Veolia’s circular manufacturing program, called Bag2Bag, allows residents to deposit the plastic bags at various collection points. Plastics manufacturer CeDo then collects and reprocesses the bags into new ones. As of July, 1,000 metric tons of plastic bags had been transformed into 500,000 trash bags, Veolia says.
In a similar program to divert plastic waste from landfills, the Energy Bag pilot — co-sponsored by Dow Chemical — diverted about 6,000 pounds of typically non-recycled items from landfills between June and August 2014.
Over the three-month period, about 26,000 households in Citrus Heights, California were provided with purple bags — known as “Energy Bags” — in which participants were asked to collect plastic items not currently eligible for mechanical recycling, so they could instead be diverted from the landfill and converted into energy. Collected items included juice pouches, candy wrappers, plastic pet food bags, frozen food bags, laundry pouches and plastic dinnerware.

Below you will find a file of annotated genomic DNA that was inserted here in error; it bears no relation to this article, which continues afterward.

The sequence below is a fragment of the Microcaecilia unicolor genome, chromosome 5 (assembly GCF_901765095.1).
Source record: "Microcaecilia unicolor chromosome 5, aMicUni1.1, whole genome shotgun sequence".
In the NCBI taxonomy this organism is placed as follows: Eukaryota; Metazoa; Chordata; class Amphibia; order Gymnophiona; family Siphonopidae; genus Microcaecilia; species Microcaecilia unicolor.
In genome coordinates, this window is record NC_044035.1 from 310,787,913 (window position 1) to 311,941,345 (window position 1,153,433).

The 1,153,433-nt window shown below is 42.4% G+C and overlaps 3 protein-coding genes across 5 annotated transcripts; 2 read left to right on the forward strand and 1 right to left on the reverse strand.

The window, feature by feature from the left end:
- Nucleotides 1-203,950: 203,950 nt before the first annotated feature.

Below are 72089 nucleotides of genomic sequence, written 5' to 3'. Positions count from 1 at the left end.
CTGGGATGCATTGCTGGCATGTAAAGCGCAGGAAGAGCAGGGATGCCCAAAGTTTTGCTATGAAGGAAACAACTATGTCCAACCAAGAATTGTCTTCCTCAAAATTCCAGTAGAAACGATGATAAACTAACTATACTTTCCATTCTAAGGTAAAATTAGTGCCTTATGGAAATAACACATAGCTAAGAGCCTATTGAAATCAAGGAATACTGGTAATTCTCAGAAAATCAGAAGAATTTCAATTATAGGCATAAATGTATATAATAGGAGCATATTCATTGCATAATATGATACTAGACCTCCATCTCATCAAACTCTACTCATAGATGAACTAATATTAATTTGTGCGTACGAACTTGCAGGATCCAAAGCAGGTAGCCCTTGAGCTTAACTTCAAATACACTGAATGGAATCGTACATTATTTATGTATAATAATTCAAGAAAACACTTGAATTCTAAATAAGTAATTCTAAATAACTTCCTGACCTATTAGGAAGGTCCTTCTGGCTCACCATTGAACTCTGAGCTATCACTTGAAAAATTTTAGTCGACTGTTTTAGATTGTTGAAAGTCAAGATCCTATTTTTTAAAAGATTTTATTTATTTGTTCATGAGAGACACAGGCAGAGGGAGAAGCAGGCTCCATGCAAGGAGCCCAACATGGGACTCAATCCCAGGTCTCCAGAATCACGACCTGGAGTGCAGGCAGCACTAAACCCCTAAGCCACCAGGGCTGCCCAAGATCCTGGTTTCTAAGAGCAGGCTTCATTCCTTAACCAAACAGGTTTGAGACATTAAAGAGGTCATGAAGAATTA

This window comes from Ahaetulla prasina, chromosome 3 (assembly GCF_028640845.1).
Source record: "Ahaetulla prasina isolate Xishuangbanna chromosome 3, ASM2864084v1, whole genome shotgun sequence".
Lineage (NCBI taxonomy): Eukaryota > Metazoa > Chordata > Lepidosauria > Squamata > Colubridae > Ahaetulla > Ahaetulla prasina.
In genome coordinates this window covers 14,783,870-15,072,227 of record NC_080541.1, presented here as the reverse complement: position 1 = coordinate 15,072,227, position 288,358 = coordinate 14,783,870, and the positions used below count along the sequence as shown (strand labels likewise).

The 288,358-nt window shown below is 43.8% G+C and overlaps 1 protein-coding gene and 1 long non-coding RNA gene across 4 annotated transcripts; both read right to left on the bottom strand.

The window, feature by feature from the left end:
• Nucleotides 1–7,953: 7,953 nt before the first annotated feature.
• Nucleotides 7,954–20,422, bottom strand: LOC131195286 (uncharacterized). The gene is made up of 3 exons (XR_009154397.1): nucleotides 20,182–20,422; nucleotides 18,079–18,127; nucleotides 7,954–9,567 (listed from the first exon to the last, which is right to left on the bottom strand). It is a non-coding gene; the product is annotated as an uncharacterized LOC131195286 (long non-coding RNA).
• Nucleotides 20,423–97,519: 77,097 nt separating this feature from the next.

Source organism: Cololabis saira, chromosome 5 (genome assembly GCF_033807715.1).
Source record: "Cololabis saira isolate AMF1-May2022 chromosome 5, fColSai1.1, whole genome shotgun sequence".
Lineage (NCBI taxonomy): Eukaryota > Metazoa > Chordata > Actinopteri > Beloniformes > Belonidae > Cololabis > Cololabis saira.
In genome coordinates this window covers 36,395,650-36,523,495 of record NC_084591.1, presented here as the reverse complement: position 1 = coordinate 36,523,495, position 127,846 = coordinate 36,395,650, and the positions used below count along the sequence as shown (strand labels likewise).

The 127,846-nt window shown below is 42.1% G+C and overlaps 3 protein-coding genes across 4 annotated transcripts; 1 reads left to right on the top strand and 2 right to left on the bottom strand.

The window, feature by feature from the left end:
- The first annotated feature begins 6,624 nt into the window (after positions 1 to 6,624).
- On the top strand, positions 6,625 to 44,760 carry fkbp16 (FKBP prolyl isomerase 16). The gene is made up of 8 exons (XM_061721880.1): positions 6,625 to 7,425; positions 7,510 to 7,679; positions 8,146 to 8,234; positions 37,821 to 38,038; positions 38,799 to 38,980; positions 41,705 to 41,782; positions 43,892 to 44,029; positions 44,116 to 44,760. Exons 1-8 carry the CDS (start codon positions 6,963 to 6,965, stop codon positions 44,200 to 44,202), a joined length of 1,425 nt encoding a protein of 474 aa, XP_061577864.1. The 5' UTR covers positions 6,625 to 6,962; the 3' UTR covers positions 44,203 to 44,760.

Other Energy Bag pilot program co-sponsors include the Flexible Packaging Association, Republic Services, Agilyx, Reynolds Consumer Products and the city of Citrus Heights.